Ireland stun All Blacks again to make history with series triumph | rugby union

The historic hits just keep coming for Ireland. The first win in New Zealand last week was followed by another first in Wellington: a second straight win over the All Blacks to take the Test series against the most formidable rugby nations for the first time since matches between the two began in 1905.

“It’s a special group,” said Ireland manager Andy Farrell amid jubilant scenes. “It’s probably the most difficult thing in world rugby. We said it would be the start of our World Cup year but I don’t know, it’s probably a little bigger than that.”

It is a testament to his confident, grounded but clearly inspirational leadership of Ireland that his reflections on this historic achievement have been placed in the context of the next milestone. “It is clear how much faith [we have] and it starts with leading man Faz,” said Ireland captain Johnny Sexton. “It’s really thanks to him.”

Despite all of Farrell’s actions beforehand, those on the pitch needed to grasp the moment and in the third week of the rebound, Ireland landed early. Josh van der Flier’s flop-over from a lineout drive after three minutes set the tone for a first-half highlights reel that showed all the best about Ireland.

Organized and dynamic multi-stage attacking, coupled with power and cunning in tight situations, limited New Zealand to a Jordie Barrett penalty and created two more tries before the break. The first came from a delicious mispass that saw Hugo Keenan floored wide left before Bundee Aki, after two quick stages behind a scrum in the All Blacks ’22, allowed him to feed Robbie Henshaw, who galloped in unhindered. Additional conversions from Sexton allowed the captain to lead his side 22-3 off the field.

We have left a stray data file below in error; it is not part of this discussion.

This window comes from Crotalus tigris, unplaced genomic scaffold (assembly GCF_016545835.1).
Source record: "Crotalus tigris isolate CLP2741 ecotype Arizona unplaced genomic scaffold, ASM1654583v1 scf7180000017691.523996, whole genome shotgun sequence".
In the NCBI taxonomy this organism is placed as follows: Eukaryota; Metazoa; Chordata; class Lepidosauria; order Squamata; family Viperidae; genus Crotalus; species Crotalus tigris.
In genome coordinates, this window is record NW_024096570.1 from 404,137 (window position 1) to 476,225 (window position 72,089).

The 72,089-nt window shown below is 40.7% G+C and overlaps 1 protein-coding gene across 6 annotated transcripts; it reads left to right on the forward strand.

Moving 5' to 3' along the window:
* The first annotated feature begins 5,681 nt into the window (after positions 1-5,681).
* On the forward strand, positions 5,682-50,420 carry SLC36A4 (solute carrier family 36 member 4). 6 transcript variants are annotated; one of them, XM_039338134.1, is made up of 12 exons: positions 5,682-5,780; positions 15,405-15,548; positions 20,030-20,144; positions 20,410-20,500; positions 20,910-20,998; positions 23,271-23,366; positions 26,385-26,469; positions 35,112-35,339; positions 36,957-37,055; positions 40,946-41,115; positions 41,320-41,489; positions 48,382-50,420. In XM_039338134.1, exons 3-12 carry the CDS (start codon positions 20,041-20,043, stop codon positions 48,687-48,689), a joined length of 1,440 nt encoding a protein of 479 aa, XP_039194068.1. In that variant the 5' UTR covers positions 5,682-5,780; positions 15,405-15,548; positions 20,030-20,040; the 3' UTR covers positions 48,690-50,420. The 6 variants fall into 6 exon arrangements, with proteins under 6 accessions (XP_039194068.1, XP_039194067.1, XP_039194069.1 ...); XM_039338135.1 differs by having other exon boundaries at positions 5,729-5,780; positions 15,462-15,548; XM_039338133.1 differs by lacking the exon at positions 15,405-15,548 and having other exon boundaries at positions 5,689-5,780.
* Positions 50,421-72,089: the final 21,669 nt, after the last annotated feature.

As disjointed and nervous as the hosts were in the first 40, this was quickly trampled on early in the second, particularly under Ardie Savea’s boot. The New Zealand No.8 took responsibility for getting his team back in the game, forcing through two Irish tacklers to open his side’s try account and then coming under the Irish breakdown to win a penalty.

Robbie Henshaw dives to score. Photo: Brendan Moran/Sportsfile/Getty Images

Speaking of penalties, a defining moment seemed to come in the 50th minute when Andrew Porter banged his heads during his tackle on Brodie Retallick. At first glance it looked similar to the incident that resulted in Angus Ta’avao seeing red last week, but Wayne Barnes felt Porter’s contact was less dominant and only issued a yellow.

Undeterred by any sense of injustice, the All Blacks scored within a minute, Akira Ioane in his first international try after a strong run, prevailed through weak tackles from Dan Sheehan and Van der Flier. Sexton extended the lead from the tee before Savea – the one-man cavalry charge – played a clever pass to Will Jordan to see the wing run 80 yards to land.

20 minutes before the end and three points behind, the next goal was decisive. Rob Herring, new to the field, calmly hit his lineout jumper before disengaging from the back of the Maul and driving through an army of defenders to stretch to the line.

Rob Herring wants to score.
Rob Herring wants to score. Photo: Phil Walter/Getty Images

The 10-point cushion did little to ease the sense of anxiety as New Zealand dominated the closing minutes. With that, Tadhg Beirne decided Savea would not finish the individual praises, the Munster lockout made three crucial defensive interventions on the breakdown. Each killed an ominous all-black attack. An incredible game-winning effort. As the clock drifted into the final minute, Peter O’Mahony was already in tears – the magnitude of the performance was setting in. In the end he wasn’t the only one. “I’ll bet you we have four million at home for breakfast probably watching us have a few pints,” Sexton said. “We talk about her all the time, we want to make her proud and we certainly did.”

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“It’s never happened before,” O’Mahony added. “It’s something I never thought possible as a young lad, but now the young lads back home know it’s possible.” After 100 years of trying, this Irish team has made a game-changing change in the art of the possible.

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